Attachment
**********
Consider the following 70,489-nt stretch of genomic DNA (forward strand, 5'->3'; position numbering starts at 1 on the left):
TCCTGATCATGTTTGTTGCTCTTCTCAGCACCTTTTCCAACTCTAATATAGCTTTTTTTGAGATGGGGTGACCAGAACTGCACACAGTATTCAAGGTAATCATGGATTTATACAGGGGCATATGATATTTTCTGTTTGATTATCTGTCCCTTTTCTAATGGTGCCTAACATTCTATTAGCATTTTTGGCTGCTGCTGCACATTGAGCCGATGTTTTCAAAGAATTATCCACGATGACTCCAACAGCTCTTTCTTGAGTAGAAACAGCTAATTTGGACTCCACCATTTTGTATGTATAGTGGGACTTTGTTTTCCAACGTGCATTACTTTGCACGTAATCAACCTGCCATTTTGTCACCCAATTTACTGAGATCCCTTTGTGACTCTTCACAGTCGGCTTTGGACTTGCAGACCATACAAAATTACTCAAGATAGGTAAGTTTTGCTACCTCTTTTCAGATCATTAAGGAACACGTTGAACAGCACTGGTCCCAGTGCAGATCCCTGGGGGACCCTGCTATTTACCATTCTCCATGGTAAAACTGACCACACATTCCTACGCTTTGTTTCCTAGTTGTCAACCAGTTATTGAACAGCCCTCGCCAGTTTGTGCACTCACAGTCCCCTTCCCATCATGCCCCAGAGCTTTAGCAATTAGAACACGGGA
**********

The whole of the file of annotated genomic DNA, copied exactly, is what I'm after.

Consider the following 70,489-nt stretch of genomic DNA (forward strand, 5'->3'; position numbering starts at 1 on the left):
TCCTGATCATGTTTGTTGCTCTTCTCAGCACCTTTTCCAACTCTAATATAGCTTTTTTTGAGATGGGGTGACCAGAACTGCACACAGTATTCAAGGTAATCATGGATTTATACAGGGGCATATGATATTTTCTGTTTGATTATCTGTCCCTTTTCTAATGGTGCCTAACATTCTATTAGCATTTTTGGCTGCTGCTGCACATTGAGCCGATGTTTTCAAAGAATTATCCACGATGACTCCAACAGCTCTTTCTTGAGTAGAAACAGCTAATTTGGACTCCACCATTTTGTATGTATAGTGGGACTTTGTTTTCCAACGTGCATTACTTTGCACGTAATCAACCTGCCATTTTGTCACCCAATTTACTGAGATCCCTTTGTGACTCTTCACAGTCGGCTTTGGACTTGCAGACCATACAAAATTACTCAAGATAGGTAAGTTTTGCTACCTCTTTTCAGATCATTAAGGAACACGTTGAACAGCACTGGTCCCAGTGCAGATCCCTGGGGGACCCTGCTATTTACCATTCTCCATGGTAAAACTGACCACACATTCCTACGCTTTGTTTCCTAGTTGTCAACCAGTTATTGAACAGCCCTCGCCAGTTTGTGCACTCACAGTCCCCTTCCCATCATGCCCCAGAGCTTTAGCAATTAGAACACGGGA